Consumer confidence in the UK has risen to its highest level for nine years, according to the latest Nielsen figures.

High Street

  • Consumer confidence at a nine-year high
  • 45% feel it is now a good time to make a purchase
  • Half feeling positive about their personal finances

The research firm’s UK Consumer Confidence Index hit 97 in the first quarter of this year, which is the fifth successive quarter of growth for the measure. The proportion of consumers who believe it is “now a good time to make a purchase” has reached 45%, the highest figure since 2006’s third quarter, indicating potentially positive news for retailers.

The findings echo those of GFK, which last month suggested that consumer confidence had hit a 13-year high.

The scores are derived from Nielsen’s Global Survey of Consumer Confidence and Spending Intentions, which surveys around 30,000 internet consumers in 60 countries.

Other highlights from the first-quarter findings show the number of UK consumers:

  • Who feel positive about their job prospects increased for the eighth consecutive quarter to 45% – the highest level for 7½ years
  • Who believe the UK is in a recession dropped for the eighth consecutive quarter to 51% – the lowest level since the question first appeared in the survey, seven years ago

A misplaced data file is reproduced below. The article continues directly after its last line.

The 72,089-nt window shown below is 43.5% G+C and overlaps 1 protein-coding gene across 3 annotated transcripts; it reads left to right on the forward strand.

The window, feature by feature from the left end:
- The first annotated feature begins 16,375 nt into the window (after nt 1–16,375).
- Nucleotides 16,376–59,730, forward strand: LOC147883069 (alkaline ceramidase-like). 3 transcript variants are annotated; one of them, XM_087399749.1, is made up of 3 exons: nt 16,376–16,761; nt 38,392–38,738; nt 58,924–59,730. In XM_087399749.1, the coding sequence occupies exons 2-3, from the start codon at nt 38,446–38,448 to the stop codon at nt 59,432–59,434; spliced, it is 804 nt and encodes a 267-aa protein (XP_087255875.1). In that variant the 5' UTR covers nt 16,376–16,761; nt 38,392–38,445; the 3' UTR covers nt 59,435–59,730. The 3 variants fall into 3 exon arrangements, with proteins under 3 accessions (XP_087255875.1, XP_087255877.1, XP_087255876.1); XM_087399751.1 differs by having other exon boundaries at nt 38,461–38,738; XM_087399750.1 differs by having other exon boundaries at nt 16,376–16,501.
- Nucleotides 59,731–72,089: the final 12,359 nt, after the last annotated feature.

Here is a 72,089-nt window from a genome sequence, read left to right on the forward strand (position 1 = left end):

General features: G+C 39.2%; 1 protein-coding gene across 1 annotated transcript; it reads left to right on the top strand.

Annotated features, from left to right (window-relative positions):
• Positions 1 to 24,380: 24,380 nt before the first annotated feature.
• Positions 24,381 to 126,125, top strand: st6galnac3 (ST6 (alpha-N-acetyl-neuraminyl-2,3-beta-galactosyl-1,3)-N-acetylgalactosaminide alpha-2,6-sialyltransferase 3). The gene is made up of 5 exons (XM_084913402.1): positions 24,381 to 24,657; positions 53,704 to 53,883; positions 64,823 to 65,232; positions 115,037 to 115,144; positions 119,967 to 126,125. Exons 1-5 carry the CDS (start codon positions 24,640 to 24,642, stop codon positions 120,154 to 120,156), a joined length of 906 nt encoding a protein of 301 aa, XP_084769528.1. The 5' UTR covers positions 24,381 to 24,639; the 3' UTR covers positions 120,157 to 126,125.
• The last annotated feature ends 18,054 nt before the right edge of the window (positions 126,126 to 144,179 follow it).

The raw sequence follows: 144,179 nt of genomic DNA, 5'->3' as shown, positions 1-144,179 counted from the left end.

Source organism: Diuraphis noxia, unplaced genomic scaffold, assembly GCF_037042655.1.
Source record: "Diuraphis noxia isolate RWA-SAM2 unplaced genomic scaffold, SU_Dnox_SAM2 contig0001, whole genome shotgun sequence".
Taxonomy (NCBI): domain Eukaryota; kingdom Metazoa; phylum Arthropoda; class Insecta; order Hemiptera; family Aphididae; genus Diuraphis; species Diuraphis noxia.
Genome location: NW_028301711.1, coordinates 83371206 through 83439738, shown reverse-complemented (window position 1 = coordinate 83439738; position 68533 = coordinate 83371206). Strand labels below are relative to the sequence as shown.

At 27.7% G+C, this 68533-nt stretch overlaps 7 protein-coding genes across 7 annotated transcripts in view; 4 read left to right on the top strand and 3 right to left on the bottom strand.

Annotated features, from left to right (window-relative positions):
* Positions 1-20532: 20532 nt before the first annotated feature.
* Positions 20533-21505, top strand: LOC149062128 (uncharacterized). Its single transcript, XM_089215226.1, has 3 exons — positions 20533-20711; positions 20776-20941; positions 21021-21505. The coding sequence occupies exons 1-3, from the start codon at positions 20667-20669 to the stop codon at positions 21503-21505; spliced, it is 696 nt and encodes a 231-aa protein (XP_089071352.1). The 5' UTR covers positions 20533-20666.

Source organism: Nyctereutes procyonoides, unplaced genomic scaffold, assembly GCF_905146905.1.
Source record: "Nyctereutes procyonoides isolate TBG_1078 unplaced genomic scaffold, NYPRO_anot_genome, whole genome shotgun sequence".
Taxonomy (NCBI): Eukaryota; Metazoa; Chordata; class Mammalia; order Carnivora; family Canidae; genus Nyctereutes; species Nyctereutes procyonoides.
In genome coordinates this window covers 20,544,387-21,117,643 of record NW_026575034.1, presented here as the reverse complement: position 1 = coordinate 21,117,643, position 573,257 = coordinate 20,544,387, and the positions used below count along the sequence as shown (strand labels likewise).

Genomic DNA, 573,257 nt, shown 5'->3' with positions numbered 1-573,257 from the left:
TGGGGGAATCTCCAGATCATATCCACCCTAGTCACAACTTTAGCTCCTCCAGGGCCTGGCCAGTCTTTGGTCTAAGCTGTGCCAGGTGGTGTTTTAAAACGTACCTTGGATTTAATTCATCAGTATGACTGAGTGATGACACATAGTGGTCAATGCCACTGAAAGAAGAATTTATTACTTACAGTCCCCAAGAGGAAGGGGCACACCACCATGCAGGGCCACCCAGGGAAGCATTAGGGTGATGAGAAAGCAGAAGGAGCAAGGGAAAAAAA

• Who say they have changed spending habits to save money stood at 56% – the second lowest point on record
  • Who feel positive about their personal finances rose five points to 50% – the highest level for 7½ years

Nielsen UK managing director Steve Smith said: “Consumer confidence in the UK continues to rise. The UK is one of the fastest growing major economies, unemployment is falling and people are benefiting from zero inflation and lower prices in supermarkets and petrol stations.”

He added: “Whilst the majority of people are still cost-cutting – perhaps habitually now – wages, for others, are rising faster than household expenses. This is leading to more optimism about their future spending, so we expect to see confidence continue to rise in 2015.”